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Sequestration of the Left Lower Lobe of the Lung

AMA Arch Surg. 1957;74(1):149-152. doi:10.1001/archsurg.1957.01280070153020.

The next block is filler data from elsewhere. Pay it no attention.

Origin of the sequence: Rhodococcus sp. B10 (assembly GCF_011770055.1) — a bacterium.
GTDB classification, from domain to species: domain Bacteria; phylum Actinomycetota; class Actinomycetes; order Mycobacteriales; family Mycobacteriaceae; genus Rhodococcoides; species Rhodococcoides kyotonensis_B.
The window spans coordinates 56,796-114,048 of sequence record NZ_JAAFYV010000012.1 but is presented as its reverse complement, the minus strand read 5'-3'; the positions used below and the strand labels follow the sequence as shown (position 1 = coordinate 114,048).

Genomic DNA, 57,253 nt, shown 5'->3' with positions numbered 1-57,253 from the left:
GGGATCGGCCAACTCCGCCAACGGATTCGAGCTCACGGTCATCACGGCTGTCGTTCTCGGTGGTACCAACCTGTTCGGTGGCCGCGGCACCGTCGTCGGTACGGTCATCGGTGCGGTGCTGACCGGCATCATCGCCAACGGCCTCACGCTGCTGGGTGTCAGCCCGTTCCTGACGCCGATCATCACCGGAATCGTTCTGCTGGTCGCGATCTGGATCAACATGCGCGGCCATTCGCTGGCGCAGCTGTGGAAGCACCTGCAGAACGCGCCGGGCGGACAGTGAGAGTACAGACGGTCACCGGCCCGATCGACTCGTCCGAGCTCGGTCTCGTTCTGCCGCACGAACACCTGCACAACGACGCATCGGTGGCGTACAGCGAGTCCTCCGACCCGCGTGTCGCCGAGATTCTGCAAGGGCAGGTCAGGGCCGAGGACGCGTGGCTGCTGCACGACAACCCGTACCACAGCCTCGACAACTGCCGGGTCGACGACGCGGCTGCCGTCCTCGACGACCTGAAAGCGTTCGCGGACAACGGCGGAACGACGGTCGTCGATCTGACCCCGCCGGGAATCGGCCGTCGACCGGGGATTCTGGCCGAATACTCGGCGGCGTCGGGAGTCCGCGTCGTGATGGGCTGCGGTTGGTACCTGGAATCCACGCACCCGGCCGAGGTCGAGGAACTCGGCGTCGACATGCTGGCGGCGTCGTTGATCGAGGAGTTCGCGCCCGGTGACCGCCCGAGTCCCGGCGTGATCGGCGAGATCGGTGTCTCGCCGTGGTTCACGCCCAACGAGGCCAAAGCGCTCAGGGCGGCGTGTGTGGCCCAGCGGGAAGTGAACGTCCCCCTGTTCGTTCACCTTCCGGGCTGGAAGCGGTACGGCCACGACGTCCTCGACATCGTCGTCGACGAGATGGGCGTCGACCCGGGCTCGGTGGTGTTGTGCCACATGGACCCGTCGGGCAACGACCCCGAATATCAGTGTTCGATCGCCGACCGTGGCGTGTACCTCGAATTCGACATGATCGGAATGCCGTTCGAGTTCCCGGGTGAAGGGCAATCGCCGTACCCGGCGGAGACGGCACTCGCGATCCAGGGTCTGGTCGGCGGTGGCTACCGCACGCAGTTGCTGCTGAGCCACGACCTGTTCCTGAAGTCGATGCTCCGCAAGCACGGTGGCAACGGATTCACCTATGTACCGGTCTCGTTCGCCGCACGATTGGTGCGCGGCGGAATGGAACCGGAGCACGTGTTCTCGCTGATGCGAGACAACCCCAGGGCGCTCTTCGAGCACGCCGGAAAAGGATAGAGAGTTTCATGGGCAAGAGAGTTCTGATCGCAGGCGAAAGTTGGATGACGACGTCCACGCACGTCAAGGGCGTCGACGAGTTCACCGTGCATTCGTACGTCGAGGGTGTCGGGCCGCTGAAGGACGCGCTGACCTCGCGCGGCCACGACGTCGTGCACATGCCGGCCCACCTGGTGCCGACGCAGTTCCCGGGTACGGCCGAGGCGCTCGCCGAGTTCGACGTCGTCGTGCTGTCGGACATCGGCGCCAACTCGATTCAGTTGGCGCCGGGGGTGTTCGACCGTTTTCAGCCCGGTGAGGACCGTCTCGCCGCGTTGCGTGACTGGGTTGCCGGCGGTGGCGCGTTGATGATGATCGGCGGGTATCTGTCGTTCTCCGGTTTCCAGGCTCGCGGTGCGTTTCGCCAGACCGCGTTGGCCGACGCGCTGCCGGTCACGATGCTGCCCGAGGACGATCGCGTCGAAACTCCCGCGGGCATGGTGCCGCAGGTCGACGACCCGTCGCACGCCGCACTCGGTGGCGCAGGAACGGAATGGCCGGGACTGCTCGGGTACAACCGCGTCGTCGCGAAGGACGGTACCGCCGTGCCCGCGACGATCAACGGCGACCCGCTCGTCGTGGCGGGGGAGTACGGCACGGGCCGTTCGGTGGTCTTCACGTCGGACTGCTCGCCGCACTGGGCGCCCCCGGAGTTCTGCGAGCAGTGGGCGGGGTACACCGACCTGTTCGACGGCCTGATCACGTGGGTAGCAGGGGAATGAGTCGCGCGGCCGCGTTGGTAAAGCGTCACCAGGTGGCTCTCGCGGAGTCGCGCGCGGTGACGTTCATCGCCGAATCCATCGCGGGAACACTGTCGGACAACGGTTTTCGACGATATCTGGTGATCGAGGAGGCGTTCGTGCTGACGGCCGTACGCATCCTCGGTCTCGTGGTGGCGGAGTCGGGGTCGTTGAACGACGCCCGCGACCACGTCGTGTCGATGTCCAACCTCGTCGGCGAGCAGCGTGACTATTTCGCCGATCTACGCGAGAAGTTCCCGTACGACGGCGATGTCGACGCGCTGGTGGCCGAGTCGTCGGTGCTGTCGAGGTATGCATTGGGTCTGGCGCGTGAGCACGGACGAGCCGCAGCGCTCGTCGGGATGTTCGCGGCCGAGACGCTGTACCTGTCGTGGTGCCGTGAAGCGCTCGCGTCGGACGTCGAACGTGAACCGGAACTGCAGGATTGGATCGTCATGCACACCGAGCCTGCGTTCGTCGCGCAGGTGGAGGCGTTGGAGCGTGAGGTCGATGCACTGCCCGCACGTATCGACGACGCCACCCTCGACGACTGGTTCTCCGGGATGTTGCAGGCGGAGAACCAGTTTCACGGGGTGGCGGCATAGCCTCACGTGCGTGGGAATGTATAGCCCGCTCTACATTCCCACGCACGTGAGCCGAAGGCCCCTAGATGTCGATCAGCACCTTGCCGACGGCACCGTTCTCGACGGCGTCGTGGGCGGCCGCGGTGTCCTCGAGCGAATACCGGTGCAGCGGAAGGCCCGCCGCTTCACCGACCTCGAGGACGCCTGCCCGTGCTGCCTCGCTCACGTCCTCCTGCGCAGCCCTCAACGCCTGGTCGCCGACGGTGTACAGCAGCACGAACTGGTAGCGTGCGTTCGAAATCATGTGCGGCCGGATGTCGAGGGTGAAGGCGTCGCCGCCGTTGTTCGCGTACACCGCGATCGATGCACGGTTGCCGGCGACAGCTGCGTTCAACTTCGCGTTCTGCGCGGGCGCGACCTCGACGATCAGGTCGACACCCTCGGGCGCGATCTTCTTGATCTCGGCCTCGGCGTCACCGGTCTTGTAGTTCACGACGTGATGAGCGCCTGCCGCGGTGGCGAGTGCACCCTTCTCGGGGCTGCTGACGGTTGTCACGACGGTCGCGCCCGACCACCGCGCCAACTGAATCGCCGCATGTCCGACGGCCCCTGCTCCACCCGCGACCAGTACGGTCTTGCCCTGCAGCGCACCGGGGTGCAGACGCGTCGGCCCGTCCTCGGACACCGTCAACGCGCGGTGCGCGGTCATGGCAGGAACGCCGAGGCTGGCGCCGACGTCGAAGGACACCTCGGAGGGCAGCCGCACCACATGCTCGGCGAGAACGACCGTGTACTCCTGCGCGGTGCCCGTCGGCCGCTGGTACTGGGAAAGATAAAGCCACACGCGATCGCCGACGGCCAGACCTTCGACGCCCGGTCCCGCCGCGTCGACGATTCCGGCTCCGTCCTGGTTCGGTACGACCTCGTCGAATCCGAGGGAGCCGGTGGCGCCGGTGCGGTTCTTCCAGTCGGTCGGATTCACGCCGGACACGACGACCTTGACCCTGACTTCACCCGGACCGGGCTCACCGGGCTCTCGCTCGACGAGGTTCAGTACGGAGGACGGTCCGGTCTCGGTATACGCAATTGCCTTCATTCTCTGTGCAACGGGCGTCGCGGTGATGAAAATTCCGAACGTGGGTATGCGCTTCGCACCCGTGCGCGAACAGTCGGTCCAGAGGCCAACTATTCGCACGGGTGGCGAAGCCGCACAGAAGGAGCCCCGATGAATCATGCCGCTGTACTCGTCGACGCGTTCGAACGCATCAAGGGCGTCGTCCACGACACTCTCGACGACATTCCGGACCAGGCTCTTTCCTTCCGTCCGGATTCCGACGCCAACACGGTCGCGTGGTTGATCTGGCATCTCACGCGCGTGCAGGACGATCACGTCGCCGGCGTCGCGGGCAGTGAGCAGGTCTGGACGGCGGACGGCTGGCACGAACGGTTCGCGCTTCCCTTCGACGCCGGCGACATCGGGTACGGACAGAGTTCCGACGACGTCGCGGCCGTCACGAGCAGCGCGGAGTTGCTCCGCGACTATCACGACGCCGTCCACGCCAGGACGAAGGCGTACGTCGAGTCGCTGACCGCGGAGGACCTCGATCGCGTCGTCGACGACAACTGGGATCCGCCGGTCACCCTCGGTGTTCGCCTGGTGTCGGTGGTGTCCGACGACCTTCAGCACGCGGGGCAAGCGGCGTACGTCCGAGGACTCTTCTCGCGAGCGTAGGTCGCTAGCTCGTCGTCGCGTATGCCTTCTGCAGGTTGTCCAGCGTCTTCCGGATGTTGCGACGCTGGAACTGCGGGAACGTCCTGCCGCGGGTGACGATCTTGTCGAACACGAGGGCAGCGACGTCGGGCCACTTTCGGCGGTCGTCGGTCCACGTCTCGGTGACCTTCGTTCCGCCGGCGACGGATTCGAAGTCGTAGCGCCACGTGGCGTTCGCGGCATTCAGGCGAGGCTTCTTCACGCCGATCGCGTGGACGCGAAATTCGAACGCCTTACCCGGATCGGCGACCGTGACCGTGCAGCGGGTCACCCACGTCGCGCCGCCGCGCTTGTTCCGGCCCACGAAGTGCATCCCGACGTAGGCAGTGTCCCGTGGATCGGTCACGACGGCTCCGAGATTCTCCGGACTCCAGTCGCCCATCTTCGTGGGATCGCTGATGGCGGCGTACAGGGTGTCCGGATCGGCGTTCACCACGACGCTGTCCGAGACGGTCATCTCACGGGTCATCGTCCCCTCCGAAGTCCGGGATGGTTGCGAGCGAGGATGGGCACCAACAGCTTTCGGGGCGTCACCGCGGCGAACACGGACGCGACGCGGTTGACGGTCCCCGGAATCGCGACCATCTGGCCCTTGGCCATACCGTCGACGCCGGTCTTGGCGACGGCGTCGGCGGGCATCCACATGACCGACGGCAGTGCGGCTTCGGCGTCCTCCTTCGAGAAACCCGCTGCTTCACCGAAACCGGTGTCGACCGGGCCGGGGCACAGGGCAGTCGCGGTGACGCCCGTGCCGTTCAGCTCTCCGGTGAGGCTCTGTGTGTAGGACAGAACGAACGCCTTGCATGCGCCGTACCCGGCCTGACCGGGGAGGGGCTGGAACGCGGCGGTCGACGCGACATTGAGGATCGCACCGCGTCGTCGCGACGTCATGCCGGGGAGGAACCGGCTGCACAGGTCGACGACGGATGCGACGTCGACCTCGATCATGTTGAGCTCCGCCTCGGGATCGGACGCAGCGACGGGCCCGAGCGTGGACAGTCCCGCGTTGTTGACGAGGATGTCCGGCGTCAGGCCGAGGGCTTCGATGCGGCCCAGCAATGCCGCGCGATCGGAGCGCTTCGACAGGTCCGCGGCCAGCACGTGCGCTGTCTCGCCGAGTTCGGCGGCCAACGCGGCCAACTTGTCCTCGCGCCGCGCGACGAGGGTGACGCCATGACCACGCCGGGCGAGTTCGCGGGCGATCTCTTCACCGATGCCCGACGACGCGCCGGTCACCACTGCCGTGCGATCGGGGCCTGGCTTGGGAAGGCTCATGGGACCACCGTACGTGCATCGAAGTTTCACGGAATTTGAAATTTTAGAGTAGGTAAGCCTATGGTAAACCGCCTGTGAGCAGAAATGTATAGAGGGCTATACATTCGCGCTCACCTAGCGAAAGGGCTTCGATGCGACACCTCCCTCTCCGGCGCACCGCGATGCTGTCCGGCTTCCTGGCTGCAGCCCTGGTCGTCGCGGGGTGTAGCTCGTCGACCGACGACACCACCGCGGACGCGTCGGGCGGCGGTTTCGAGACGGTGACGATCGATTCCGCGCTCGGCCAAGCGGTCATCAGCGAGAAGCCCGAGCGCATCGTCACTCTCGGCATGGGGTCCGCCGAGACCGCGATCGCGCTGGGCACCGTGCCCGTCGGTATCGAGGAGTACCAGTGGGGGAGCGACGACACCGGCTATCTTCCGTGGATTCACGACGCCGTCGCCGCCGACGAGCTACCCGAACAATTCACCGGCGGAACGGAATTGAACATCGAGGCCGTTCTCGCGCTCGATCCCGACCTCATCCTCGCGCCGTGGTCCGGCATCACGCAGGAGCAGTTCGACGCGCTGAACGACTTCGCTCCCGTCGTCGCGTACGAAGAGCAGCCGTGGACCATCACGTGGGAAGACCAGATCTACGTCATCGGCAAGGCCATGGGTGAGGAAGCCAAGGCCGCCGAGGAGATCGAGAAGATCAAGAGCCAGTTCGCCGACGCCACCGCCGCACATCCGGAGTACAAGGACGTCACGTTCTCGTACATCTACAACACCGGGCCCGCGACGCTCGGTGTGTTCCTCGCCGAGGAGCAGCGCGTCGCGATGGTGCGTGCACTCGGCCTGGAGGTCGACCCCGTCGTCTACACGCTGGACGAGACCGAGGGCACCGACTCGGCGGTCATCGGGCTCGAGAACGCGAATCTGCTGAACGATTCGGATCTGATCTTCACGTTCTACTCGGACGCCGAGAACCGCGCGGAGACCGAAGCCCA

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Abnormal lobes of the lung have been recognized in autopsy material for many years. The least common of such abnormal lobes are those known by such synonyms as Rokitansky lobe, extralobar sequestrated lobe, accessory lung, aberrant lobe, and supernumerary lung. Bruwer, Clagett, and McDonald1 precisely define the abnormality as "an anomalous, nonfunctioning piece of pulmonary tissue... found either below the diaphragm or between the diaphragm and the lower lobe.... [It] is enclosed in a pleural sheath of its own." Although von Rokitansky * in 1861 was able to find 12 cases in the literature and reported 1 of his own, all were autopsy cases, and the first clinical report did not appear until 1947. In that year Valle and White3 presented their patient, a 9-month-old boy, with an extralobar sequestrated lobe, who unfortunately died of shock during operation for an associated diaphragmatic hernia. The following year DeBakey, Arey, and


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